THE NHS is warning of a rise in killer superbugs after 61,000 antibiotic resistant infections were reported last year.
New figures from Public Health England (PHE) show that there was a nine per cent surge in cases from 2017 to 2018.
Brits are now being urged to be aware of the risks of taking antibiotics and to take doctor’s advice on the drugs.
Antibiotics are essential to treat serious bacterial infections such as pneumonia, meningitis and sepsis.
They also help to ward off infections during chemotherapy, caesarean sections and other surgeries.
However, while antibiotics are vital to treating life-threatening infections, they are frequently being used to treat less serious illnesses such as coughs, earache and sore throats that can get better by themselves.
Taking antibiotics encourages harmful bacteria that live inside you to become resistant, meaning that antibiotics may not work when they are really needed.
When an infection – such as a Urinary Tract Infection (UTI) or skin infection – doesn’t respond to an antibiotic, it has the potential to cause serious complications, including bloodstream infections and hospitalisation.
The threat of antibiotic resistance continues to grow and the English Surveillance Programme for Antimicrobial Utilisation and Resistance (ESPAUR) report shows that antibiotic-resistant bloodstream infections, which can be very serious, rose by a third between 2014 and 2018.
Dr Susan Hopkins, AMR lead at Public Health England, said: “We want the public to join us in tackling antibiotic resistance by listening to your GP, pharmacist or nurse’s advice and only taking antibiotics when necessary.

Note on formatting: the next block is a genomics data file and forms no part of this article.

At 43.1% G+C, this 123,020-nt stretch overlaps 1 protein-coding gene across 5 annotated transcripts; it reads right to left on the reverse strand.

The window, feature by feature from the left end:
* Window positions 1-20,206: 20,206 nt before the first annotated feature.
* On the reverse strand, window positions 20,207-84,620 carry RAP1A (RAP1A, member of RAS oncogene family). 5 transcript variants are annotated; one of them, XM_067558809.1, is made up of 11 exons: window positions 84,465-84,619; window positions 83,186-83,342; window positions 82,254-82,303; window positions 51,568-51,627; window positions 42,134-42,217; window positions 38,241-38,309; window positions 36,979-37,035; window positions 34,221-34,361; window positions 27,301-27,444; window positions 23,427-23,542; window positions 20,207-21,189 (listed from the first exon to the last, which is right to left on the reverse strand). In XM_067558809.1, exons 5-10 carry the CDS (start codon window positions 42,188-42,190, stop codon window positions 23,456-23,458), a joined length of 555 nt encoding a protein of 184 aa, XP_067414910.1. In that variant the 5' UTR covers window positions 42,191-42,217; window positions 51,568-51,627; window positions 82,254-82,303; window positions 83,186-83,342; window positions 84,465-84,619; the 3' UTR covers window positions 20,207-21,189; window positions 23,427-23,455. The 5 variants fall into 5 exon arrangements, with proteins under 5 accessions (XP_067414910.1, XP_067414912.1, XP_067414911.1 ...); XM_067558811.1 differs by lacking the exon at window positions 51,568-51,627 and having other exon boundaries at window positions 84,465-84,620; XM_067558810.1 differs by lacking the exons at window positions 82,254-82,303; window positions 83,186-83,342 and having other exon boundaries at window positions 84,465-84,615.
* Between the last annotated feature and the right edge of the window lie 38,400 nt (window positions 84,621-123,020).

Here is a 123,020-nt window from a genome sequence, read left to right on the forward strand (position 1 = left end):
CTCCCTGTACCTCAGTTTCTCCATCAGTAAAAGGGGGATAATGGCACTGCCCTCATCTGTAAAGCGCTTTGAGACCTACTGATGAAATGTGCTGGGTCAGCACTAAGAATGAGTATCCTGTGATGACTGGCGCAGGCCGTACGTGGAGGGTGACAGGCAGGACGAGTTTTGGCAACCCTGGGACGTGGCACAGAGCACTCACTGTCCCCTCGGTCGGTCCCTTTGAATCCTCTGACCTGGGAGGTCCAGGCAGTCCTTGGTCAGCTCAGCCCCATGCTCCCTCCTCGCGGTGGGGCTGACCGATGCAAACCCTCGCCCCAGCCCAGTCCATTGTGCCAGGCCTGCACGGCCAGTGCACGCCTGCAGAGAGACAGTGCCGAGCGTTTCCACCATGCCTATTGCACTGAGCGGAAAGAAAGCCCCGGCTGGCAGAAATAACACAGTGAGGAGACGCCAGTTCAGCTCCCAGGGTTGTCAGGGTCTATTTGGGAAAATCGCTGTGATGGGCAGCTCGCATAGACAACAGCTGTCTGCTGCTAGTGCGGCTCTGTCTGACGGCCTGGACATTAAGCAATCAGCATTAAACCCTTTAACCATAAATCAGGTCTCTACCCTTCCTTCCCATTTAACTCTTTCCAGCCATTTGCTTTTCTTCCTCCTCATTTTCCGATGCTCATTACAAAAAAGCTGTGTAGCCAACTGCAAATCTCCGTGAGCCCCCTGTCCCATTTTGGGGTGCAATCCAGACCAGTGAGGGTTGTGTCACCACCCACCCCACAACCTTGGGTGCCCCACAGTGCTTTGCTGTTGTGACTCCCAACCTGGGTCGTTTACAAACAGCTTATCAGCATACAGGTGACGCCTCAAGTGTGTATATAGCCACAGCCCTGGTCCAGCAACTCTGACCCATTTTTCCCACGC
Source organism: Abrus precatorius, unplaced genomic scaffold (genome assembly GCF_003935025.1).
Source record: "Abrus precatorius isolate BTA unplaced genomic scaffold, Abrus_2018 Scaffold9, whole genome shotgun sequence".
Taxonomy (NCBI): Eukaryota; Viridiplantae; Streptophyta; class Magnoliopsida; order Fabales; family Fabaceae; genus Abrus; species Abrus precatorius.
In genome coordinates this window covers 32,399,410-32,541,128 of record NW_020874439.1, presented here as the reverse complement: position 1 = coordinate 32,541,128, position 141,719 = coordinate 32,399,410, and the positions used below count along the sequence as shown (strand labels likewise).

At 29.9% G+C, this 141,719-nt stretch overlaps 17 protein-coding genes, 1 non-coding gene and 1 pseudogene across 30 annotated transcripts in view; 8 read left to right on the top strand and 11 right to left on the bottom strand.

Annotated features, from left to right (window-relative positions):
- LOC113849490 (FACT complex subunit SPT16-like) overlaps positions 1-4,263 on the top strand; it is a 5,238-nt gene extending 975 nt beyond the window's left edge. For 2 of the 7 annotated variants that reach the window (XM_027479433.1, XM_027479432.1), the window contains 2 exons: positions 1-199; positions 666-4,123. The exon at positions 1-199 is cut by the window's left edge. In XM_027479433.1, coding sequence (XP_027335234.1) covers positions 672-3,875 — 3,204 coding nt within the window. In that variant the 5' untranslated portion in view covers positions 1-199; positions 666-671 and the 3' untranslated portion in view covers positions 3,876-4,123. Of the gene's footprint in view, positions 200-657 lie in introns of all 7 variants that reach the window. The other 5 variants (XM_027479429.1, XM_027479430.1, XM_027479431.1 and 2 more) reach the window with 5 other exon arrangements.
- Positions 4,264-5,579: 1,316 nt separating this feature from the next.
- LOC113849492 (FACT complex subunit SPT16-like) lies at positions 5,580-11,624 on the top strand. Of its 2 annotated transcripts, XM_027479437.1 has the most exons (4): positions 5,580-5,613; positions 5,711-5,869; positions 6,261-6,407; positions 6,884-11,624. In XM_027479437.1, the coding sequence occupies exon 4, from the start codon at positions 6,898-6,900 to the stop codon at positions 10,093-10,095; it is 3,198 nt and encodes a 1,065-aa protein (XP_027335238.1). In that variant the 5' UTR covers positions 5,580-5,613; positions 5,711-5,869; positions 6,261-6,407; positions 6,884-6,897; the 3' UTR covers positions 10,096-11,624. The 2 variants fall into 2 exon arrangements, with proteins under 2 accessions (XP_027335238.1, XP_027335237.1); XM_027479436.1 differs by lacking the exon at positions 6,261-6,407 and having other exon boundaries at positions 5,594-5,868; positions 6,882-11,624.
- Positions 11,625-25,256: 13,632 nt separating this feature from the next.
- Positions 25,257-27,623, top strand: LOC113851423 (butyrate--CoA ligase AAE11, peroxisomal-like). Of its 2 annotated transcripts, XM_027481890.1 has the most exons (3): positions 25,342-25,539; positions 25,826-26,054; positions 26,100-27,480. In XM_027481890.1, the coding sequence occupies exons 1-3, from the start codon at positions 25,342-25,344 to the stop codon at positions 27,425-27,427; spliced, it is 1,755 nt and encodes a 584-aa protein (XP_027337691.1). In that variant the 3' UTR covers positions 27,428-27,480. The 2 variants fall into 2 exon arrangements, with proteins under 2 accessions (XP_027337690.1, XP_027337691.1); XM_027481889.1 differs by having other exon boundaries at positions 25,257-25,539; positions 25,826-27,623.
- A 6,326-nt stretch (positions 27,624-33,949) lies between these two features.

“Taking antibiotics when you don’t need them is not a harmless act – it can have grave consequences for you and your family’s health, now and in the future.
“It’s worrying that more infections are becoming resistant to these life-saving medicines and we must act now to preserve antibiotics for when we really need them.”
Taking antibiotics when you don’t need them is not a harmless act
Dr Susan Hopkins
The ESPAUR report highlights that changes in antibiotic use are associated with changes in antibiotic resistance.
There has been a 17 per cent drop in antibiotic prescriptions written and dispensed in General Practice since 2014.
There is no evidence that reduced antibiotic use in primary case has led to more people being admitted to hospital with serious infections.
Dr Hopkins added: “We have seen positive steps taken to reduce antibiotic use without affecting people’s recovery when they are unwell and GPs should be congratulated in their ongoing work to reduce unnecessary antibiotic use.”
Chief medical officer, Professor Chris Whitty, said: “Antibiotics are one of the most powerful tools we have against infection.
“Resistance to these drugs therefore places much of modern medicine in jeopardy.
“A key component of our response to this problem is to ensure people use antibiotics appropriately.
“The decrease in consumption of antibiotics is good news but the rise in resistant infections shows the threat is increasing and so there is more to be done.
“Antibiotic resistance is not just a matter for clinicians – the public also have a crucial role to play in helping to preserve these vital medicines.”
Professor Helen Stokes-Lampard, chair of the Royal College of GPs, said: “Antibiotics can be lifesaving drugs but when bacteria become resistant to them – as they increasingly are – they will cease to work, and in many cases we will then have no viable therapeutic alternative, which could be disastrous for the patients affected.
“GPs are already doing a good job at reducing antibiotics prescribing, but it can’t be our responsibility alone – we need the public to understand that antibiotics are neither a cure nor an appropriate treatment for many minor self-limiting conditions and viral infections, and if a GP advises against antibiotics, they are doing their best for the patient’s own good, and that of wider society.”